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The need of civilizing uncharted lands brought other ideals in addition to farming, ownership, and Christianity; it brought upon the need of a domestic home life. This is especially poignant considering the figure bringing light and advancement for the settlers is a woman. Made especially evident during the California Gold Rush, men were in need of women as caretakers and homemakers. Yet, Gast’s painting is lacking in female figures other than angel, contributing to how the US West was considered to be a man’s world. The painting mainly consists of male setters travelling in covered wagons or carriages and farming the land in addition to male Indians on horseback with bare chests parallel to the wild buffalo. In reality, the most common groups travelling to the US West were middle-class families searching for a better life under the pretense of Manifest Destiny. Letters from William, Sarah, and George Swain to their mother describe now “lonesome” they feel in their journey to the West while accounting how sick one of the siblings became sick. A continuous theme within the letters is how the children hold their mother “tenderly” their hearts (Deverell and Hyde 256-260). Despite men being the majority of those who came to the West in hopes of riches and a prosperous life, it was the women were the ones in which a stable domestic home life was made possible. Just like the angel in the Gass painting, it was women who would be the ones in guiding the men into a home and family life, thereby civilizing the men in what was seen as a savage man’s world. As discussed in class, the need for women was great. In contrast, what wasn’t discussed was a woman’s need for man.

With the concept of civilizing a previously uncharted lands, comes the need to tame nature. Settlers plant crops, cut down trees to build homes, erect monuments, and mine the natural land in search of riches and other resources. In addition to the angelic figure carrying a book under her arm, she is carrying cables for a telegraph. Previously, means of communication was carried out through the short-lived Pony Express, which only lasted for eighteen months (Smallbone). Though the US West had previously been the territory for Native Americans, the arrival of the white men brought upon the ways of life accustomed to them from when they were living in the east; a stable home life of owning property and farming, earning a living, and innovating society. Examples of this include the telegraph replacing the Pony Express and the trains making the horse drawn carriage less commonplace. Each of the items mentioned are found in Gast’s American Progress. The advancements in the US would come with the help from Chinese, Native American, and African-American labor; in return, the labor force would be subjected into acting white without the benefits of obtaining the security and privilege the whites would have. Yet, there was little mentioning of whatever any of those who worked as a laborer were able to find any means of success and stability other than a belief relay of Chinese laborers being able to own and operate laundry services for the miners (Johnson 108, 114-115).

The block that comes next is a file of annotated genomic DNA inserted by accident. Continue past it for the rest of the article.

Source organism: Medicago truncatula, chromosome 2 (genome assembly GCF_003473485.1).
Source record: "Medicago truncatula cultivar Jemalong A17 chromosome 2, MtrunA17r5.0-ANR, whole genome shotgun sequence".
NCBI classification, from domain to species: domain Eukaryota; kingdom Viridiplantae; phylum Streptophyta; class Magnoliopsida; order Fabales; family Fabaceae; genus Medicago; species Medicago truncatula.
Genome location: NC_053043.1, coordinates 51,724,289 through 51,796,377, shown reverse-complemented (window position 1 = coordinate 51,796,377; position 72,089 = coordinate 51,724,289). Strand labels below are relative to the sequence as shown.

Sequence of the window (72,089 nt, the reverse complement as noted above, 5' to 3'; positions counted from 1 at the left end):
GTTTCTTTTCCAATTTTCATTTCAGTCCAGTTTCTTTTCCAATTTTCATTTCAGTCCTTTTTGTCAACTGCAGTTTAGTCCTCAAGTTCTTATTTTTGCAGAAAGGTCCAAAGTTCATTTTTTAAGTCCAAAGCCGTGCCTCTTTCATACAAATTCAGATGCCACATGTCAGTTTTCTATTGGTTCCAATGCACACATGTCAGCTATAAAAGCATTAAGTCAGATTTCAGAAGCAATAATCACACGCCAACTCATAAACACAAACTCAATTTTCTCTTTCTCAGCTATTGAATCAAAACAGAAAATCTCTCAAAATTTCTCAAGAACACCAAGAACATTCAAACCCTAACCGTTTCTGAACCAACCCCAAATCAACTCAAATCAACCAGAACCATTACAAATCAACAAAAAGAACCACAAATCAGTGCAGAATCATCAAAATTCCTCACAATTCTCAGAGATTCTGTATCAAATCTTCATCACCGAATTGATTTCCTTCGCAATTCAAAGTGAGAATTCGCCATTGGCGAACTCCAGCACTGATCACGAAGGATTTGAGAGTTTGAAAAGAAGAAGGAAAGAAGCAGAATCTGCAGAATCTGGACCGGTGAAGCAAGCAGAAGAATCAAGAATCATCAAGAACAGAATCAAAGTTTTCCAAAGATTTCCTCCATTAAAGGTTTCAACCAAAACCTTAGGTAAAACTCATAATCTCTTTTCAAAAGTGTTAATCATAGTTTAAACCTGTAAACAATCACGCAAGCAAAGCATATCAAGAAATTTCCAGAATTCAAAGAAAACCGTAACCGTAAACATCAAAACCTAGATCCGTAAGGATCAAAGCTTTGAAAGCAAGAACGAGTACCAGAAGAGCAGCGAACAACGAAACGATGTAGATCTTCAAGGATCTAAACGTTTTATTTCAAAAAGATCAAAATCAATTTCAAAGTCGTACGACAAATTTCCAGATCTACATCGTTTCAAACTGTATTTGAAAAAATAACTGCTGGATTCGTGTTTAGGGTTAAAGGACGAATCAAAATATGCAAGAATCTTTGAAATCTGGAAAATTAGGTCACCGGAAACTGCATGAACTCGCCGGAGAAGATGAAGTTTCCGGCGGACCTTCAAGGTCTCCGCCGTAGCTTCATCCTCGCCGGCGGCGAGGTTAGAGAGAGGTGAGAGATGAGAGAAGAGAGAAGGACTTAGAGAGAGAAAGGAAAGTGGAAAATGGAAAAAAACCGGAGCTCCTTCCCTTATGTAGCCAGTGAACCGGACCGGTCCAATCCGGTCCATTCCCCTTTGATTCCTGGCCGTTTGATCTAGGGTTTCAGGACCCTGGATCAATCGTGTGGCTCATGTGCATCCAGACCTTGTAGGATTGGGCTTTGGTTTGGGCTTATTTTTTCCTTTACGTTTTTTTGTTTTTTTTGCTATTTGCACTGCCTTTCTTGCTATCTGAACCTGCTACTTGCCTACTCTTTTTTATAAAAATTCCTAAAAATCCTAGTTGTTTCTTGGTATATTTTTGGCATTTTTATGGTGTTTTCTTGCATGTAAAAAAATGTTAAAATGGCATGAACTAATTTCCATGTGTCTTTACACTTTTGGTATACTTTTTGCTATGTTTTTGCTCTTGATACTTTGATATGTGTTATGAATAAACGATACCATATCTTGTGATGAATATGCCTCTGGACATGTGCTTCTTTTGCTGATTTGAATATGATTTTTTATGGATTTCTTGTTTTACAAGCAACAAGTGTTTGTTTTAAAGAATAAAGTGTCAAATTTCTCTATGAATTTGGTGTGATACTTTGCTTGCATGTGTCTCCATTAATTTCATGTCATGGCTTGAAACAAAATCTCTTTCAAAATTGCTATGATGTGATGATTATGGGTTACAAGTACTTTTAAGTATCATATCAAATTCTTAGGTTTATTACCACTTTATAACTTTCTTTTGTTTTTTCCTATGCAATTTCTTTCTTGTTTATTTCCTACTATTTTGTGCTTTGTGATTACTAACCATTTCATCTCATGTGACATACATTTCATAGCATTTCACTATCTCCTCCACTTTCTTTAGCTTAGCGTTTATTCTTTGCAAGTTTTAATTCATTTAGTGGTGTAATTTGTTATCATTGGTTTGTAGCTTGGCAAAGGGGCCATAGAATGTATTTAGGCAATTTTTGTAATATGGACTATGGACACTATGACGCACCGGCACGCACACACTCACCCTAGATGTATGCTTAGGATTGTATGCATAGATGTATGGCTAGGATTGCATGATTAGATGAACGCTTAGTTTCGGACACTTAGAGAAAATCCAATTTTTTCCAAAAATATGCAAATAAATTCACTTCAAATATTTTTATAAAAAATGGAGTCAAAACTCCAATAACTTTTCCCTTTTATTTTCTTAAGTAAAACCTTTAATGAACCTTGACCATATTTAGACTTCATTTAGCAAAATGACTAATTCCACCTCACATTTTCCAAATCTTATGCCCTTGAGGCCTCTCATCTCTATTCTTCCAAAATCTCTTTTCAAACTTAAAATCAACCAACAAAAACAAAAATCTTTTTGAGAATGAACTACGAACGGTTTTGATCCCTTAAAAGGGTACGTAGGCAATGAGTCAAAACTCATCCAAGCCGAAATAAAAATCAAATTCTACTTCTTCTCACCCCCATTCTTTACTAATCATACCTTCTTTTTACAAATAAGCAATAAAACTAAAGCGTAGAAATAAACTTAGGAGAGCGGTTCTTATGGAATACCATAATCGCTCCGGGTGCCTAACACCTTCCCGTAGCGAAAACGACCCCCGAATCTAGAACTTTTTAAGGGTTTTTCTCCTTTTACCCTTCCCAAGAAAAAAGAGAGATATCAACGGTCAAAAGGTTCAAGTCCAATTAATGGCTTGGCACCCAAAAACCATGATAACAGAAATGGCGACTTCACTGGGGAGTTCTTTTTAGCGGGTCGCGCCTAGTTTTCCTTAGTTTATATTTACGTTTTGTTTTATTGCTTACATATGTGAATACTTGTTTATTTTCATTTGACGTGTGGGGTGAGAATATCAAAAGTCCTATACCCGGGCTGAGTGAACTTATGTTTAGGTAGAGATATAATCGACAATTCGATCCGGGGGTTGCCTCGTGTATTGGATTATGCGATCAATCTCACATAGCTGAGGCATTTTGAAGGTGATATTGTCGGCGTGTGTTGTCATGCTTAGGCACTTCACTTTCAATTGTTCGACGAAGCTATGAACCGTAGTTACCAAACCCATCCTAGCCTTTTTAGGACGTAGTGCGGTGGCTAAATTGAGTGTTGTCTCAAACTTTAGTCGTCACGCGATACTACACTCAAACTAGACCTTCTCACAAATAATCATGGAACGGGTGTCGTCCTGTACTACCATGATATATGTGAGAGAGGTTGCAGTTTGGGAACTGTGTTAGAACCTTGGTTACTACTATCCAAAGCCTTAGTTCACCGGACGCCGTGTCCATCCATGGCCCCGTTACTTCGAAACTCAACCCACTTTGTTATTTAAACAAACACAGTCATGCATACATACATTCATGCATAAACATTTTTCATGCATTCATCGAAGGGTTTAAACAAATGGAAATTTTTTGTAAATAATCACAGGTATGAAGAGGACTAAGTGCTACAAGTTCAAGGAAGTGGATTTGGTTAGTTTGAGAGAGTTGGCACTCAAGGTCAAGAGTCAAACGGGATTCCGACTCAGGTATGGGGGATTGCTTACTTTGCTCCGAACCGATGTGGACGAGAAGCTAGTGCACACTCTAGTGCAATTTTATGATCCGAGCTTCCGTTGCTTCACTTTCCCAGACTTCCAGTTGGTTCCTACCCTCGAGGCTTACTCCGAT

The myth of the US West being for the white settler to claim as part of God’s will was met with the reality of the land once belonging to the Indians being taken away often by force, tamed, and settled. The progress of Americans settling the US West with great success was at the hands of immigrant labor force (Johnson 114). Sadly, Gast’s painting does not portray those who aided the settlers and miners with their journey to the west. Indians are in the painting, but are depicted in the dark, stuck in part to their “savage” and “uncivilized” way of life. Gast’s painting symbolizes how the notion of Manifest Destiny was to benefit the white settlers and their families with promise of rich resources and new lands to conquer, but did not address the livelihoods of the Native peoples who once lived there. The harsh reality was that Gast served to have the way of the settlers improve without taking into concern of the lives of Indians, migrant workers, and the Mexicans.